Most trees look the same or very similar, that is because they are. They are no longer in the forest as they have been tamed and cultivated, their natural habitat, and the huge variety of the forest has been cut down for development. In Thailand, rubber trees were first planted in Trang, which is in the south of Thailand.
The very first tree still stands there, where it has been growing since 1898. Plantations have spread throughout Thailand, rapidly growing in number and now millions of hectares are planted with rubber trees. More than 80% of the plantations are in the southern regions.
Growing Rubber Trees in Thailand
Rubber trees grow best on flat low land, these areas, if left uncultivated, would have been mostly rainforest. Fifty years ago, 60% of Thailand was covered with forests, now it is less than 20%. The dramatic change has meant that Thailand’s forests have been swapped for cash, with rubber tree plantations now prevalent in Thailand.
Putting a value on a rubber plantation is easy, but putting a value on rainforest is more difficult. Never the less modern day culture seems to put a higher value on material items, rather than life-giving rainforests.
Land that is used for rubber cultivation quickly suffers a rapid decline in the fertility of the soil. This is because growing one crop removes the same nutrients again and again from the earth. Until they are totally depleted and that crop can no longer be grown until, the nutrients are replaced.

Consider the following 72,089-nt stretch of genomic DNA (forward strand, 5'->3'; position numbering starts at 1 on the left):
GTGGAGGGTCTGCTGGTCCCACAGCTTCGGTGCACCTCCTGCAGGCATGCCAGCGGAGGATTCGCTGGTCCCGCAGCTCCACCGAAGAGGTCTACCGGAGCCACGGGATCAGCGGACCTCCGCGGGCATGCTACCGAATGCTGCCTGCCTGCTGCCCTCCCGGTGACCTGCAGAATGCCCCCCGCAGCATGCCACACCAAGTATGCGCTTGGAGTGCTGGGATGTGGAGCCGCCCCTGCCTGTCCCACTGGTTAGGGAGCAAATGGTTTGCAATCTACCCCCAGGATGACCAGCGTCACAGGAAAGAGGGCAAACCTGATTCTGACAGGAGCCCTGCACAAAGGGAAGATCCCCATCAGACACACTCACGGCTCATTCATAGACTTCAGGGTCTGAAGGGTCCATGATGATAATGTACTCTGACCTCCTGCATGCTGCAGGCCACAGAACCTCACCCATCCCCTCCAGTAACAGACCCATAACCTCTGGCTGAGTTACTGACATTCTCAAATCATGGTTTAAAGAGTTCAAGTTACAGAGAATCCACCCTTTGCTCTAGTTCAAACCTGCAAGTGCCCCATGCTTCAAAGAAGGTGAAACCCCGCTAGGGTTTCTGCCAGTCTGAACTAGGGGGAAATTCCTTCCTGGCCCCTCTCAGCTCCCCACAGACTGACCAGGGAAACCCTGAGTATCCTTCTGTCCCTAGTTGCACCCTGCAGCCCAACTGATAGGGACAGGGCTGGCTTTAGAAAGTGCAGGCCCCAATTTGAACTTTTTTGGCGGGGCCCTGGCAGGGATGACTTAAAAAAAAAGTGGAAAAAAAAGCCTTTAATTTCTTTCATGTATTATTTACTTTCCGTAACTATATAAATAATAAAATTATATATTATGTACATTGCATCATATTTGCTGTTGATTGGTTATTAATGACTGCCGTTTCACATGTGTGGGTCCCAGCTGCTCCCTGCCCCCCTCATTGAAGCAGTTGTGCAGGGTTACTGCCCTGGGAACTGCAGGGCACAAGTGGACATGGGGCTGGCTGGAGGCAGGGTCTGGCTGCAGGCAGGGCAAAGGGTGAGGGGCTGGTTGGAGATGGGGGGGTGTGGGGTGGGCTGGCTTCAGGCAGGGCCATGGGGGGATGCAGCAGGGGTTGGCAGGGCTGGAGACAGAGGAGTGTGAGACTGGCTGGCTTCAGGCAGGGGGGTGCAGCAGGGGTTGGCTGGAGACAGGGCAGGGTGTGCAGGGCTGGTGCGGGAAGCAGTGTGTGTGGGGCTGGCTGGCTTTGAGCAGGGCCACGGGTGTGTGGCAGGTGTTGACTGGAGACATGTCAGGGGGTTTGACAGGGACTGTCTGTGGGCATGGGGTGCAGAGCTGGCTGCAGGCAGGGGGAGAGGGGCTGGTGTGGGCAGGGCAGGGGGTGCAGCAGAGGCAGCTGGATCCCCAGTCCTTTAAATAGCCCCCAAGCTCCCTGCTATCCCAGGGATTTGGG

After areas are cleared of forest ready for planting of rubber trees, but before they can be planted, soil erosion can often wipe out the life-giving topsoil.
In some extreme cases lives have been lost, as happened at a site that had been cleared for rubber trees in Thailand in 1988. In a village named Kireewong; landslides caused by a tropical downpour killed over 300 people and devastated the town of Nakhorn Si Thammarat. Simply because there were no trees to hold the ground together to prevent the landslides.
Tropical rainforests in Thailand offer great value in the area of tourism, where obviously rubber plantations offer no interest to visiting foreign tourists.
If you were to calculate the value of the rainforest to tourism in Thailand, it would work out as many millions of dollars every year. Probably significantly more than is produced from the sale of products produced from the rubber plantations.
Ecotourism is the fastest-growing tourism sector in Thailand, and destroying rainforest to make way for rubber production produces little reward. Compared to the huge amount of tourist dollars flowing in Thailand every year from people who wish to visit the natural wonders the Thais have to offer their visitors.